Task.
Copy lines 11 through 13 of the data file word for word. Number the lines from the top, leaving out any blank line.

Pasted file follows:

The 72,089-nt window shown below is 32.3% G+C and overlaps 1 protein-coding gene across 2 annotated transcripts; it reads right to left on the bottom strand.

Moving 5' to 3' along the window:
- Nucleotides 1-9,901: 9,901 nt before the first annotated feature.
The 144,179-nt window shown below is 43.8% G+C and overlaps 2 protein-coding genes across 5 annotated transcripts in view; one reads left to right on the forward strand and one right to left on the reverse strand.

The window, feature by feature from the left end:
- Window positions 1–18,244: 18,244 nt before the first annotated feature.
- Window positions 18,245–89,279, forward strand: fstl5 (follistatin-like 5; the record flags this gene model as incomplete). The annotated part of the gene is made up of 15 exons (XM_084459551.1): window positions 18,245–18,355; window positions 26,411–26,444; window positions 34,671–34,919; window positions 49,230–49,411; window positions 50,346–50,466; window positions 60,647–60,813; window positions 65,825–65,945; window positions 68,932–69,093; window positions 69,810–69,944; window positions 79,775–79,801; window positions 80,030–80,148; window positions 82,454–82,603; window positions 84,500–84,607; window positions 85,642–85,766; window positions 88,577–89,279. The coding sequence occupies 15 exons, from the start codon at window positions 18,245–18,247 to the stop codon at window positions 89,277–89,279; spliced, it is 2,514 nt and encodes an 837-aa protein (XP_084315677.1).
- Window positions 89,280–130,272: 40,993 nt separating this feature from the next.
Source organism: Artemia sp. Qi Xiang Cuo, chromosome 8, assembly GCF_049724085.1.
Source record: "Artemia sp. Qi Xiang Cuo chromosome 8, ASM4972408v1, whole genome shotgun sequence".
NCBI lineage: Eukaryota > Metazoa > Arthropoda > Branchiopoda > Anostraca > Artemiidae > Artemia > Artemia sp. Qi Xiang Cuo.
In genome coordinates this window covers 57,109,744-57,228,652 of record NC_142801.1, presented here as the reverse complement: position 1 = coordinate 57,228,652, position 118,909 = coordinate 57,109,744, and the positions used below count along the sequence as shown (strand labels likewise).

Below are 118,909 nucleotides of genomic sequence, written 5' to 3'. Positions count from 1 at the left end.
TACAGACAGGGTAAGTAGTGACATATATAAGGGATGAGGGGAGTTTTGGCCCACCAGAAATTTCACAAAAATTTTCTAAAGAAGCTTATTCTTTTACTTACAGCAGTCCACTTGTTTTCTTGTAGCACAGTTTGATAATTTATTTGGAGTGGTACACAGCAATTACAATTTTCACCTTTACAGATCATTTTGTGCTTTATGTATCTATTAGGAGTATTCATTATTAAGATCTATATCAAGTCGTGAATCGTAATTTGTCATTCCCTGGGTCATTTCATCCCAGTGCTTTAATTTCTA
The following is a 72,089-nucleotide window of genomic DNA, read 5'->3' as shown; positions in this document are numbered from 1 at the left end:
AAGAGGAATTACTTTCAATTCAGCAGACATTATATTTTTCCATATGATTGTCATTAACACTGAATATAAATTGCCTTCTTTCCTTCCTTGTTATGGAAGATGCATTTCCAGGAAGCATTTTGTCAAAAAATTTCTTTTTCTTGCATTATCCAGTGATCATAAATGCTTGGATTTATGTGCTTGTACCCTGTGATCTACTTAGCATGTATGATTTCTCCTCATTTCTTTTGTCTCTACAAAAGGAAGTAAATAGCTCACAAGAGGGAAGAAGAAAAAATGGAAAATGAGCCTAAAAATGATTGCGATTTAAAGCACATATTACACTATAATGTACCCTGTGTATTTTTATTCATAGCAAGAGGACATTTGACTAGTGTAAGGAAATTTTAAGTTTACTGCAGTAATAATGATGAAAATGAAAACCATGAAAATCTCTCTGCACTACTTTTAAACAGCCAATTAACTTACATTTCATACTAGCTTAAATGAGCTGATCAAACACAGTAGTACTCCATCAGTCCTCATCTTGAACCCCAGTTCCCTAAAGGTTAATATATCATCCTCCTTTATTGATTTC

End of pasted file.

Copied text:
NCBI lineage: Eukaryota > Metazoa > Arthropoda > Branchiopoda > Anostraca > Artemiidae > Artemia > Artemia sp. Qi Xiang Cuo.
In genome coordinates this window covers 57,109,744-57,228,652 of record NC_142801.1, presented here as the reverse complement: position 1 = coordinate 57,228,652, position 118,909 = coordinate 57,109,744, and the positions used below count along the sequence as shown (strand labels likewise).

Below are 118,909 nucleotides of genomic sequence, written 5' to 3'. Positions count from 1 at the left end.